I use GPG/OpenPGP for some mail and "secure" web mail for other applications. I do not use third party web mail (such as gmail) because I can't control the dissemination or privacy (or longevity) of my mail and while my life is generally boring enough to fit within Eric Schmidt's idea of privacy ("If you have something that you don't want anyone [someone] to know, maybe you shouldn't be doing it in the first place [at least not though a google property]."), I occasionally write a personal opinion of someone I wouldn't want them to be able to Google later or share a business detail that could be economically damaging or embarrassing (or is subject to NDA) and gMail and all other web mail services are effectively public.
I've used PGP (and eventually GPG) since about '94 and my keyring has about 20 people on it: more than 1 new key a year! Alas, 25% of those keys expired in the late 90s. My address book has about 1500 entries. Why so few keys? As the OP pointed out, it isn't all that difficult.
The answer for me is that the model for encouraging encryption has to be more like S-WAN than GPG-like. I'd love to turn on "encrypt everything" and forget it, but I'd get an error message for 99% of my correspondents, so obviously that isn't going to happen. So I set my prefs to reply to encrypted messages with encryption, which is fine, but it means I rarely (almost never) initiate an encrypted thread.
What I'd like is an opportunistic encryption mode where any message to an address in my keyring is encrypted by default. Any message to anyone I don't have a key for gets a nice little
One annoying problem is that encrypted mail is not searchable. To solve that, I want my client to extract a keyword list on decryption then upload that keyword list to (my own) server as an unencrypted header to enable searching (implemented, of course, with a stop list for words you wouldn't want to appear in the clear even out of context or perhaps particularly out of context).
For the truly paranoid, this list could be a hash list, though you could still fairly effectively dictionary hash fish, but it would provide some security and reduce the easy availability of information. In fact, all headers could be hashed and still generally be searchable (except maybe date ranges).
I also want my server to store my public key and encrypt all incoming mail with it. Of course it is already transported in the clear, but it makes my server less vulnerable. Once the mail has had an index extracted and the body encrypted, someone cracking into my IMAP server would, at least, not find a historical trove of clear-text data. And my friends without keys would get annoying sig files evangelizing encryption.
If you put your data in the cloud, you put it in the hands of not just the US government, but every government the cloud company does business with. And also in the hands of every underpaid employee in the company; and while some companies may claim otherwise, their claims are unverifiable and unenforceable. "Cloud" services have their place - it is for data that is intrinsically public and ephemeral. Nobody should ever trust any cloud service with data that is proprietary or private or irreplaceable.
Most obviously, the "free" services are predicated on exploiting the value of their users as product to customers that are not the users. The model makes sense in some cases, for example a forum, where the shared public content is willing coproduced by users of the forum, exchanging their content creation efforts for use of the forum itself, the forum exploiting that content to attract eyeballs to advertisers that pay the bills.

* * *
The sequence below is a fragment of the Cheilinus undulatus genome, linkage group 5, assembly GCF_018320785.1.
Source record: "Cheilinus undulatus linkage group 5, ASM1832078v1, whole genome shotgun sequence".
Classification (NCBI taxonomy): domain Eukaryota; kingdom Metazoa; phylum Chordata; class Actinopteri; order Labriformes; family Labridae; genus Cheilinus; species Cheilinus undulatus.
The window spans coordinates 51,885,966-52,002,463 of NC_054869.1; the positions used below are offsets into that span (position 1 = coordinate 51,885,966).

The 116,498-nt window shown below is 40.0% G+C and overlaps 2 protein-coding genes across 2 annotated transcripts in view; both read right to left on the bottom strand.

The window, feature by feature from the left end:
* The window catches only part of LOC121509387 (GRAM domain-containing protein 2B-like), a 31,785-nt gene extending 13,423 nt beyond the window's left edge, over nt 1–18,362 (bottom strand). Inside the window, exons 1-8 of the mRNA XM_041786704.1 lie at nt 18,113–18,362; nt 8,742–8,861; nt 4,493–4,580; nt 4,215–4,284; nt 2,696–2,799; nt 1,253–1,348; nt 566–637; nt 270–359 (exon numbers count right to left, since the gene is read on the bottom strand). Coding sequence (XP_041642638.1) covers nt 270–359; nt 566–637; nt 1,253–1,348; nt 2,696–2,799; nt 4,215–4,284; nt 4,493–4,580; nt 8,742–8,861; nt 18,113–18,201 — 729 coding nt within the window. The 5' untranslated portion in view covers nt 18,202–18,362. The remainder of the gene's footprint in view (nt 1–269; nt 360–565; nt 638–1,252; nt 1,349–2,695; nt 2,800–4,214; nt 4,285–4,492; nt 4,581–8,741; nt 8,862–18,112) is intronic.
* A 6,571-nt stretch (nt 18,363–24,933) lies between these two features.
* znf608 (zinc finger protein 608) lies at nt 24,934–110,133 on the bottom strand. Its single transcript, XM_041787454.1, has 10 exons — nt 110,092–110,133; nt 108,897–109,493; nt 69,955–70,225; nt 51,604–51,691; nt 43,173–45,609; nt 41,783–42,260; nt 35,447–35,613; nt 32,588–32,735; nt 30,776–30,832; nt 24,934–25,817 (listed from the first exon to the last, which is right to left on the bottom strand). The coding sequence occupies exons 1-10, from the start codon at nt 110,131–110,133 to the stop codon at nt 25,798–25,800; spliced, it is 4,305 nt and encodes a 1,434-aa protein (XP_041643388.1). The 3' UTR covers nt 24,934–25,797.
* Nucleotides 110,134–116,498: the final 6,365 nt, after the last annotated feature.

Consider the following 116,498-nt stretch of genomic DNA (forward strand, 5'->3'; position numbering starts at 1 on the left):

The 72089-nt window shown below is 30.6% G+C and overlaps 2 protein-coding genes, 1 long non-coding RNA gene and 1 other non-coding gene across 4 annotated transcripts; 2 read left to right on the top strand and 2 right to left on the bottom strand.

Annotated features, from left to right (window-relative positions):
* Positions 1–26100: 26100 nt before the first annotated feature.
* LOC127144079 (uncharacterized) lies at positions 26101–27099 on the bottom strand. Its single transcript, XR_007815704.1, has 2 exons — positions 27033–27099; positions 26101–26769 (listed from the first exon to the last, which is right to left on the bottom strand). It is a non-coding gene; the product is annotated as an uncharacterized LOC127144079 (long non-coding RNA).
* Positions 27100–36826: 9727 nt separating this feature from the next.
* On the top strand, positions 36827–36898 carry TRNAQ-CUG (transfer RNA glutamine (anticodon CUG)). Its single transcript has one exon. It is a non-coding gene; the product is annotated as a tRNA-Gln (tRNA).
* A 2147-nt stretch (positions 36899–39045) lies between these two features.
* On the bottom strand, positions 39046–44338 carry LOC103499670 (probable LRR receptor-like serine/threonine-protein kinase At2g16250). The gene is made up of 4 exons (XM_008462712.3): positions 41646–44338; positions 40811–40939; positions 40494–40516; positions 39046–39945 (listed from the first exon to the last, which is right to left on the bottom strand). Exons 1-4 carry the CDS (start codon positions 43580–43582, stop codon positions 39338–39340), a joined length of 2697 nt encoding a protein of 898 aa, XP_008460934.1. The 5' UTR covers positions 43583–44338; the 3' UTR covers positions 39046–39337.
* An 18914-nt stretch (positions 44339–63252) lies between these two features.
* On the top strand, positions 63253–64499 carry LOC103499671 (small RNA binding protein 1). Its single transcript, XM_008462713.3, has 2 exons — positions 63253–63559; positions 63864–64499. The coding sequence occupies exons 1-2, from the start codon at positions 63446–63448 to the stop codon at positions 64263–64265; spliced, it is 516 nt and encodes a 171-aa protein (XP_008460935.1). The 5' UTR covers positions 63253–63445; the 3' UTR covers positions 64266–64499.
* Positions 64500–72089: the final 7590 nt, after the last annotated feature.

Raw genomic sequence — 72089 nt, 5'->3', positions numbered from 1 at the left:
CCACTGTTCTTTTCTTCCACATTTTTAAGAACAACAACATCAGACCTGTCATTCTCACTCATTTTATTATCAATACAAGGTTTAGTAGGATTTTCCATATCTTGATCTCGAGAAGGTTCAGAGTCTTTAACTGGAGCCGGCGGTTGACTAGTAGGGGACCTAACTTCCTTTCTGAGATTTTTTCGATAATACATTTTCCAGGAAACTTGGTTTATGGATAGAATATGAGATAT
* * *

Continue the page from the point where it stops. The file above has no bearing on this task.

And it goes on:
While there are strong logical reasons why cloud services are intrinsically untrustable (ultimately, he who owns the hardware, owns the data), a simple thought experiment proves the folly: how hard is it to bribe an employee of a cloud service to give you inappropriate access to someone's data? Do you think you couldn't find one employee in one company somewhere? While one may be able to find companies that are currently resistant to easy attacks, cloud companies come and go like the
At best, the loss of yet another fleeting cloud service means only the loss of the associated data and whatever codependent business line the cloud service customer bet on the serial risk of the success of the cloud company itself.
The premise of handing your proprietary data to another person for remote, invisible processing and care is fundamentally flawed. Your interests are not aligned and their interests will evolve and ultimately diverge or fail.
Foreign companies (and US as well) are well advised to be wary of cloud services.
I carry a Tom Bihn Brainbag with their sleeves in it for laptops since 2007. I carried two laptops with it (T60+Dell M40) for a long time, now a W500+Sony NX5+acc and a crap load of other goodies. It has been on about 500 (?) maybe 600 flights with me, well over 1,000,000 air miles, was strapped to a pallet in a CJ in Afghanistan (and offloaded at the wrong fob where it spent the night and finally got back to me awfully dusty), bounced around Iraq, and accompanied me to to other difficult, sometimes less than gracious environments without any failures. The zippers are tight and with an occasional NikWax have kept the contents dust-free and dry.
My only complaint is that the Freudian Slip doesn't organize enough stuff - I wanted to make a rigid MOLLE style insert for the front pocket to strap sacks of cables and crap to and keep organized, and still keep an eye out for semi-rigid containers for delicate things, but so far nothing has been smashed inside, the straps and zippers work like new, no real fraying. The waist strap on mine has been a vestigial annoyance, but newer models have removable ones.
The only system failures are that the sternum straps disappeared one by one, but my GF has a later edition of the same bag and gave me hers since they interfere with her anatomy and the updated ones work better, no problems since. She's had hers for almost as long and almost as many miles and pretty much the same difficult travel schedule with no problems at all.
If it ever fails, I'll get another. It would be really cool if they had a ballistic spectra option and it would be very cool if there was an easy option to lock the zippers.
Nobody would ever, ever put an explosive device or weapon on a child if we decided that children were too precious to scan.
So there could not possibly be a problem with systematically allowing a certain class of people through security unscanned.
So, anybody help you find anything yet?
I only know of BRL-CAD that would be suitable for defining geometry that you could actually fabricate (as opposed to geometry for pretty pictures).
It has hit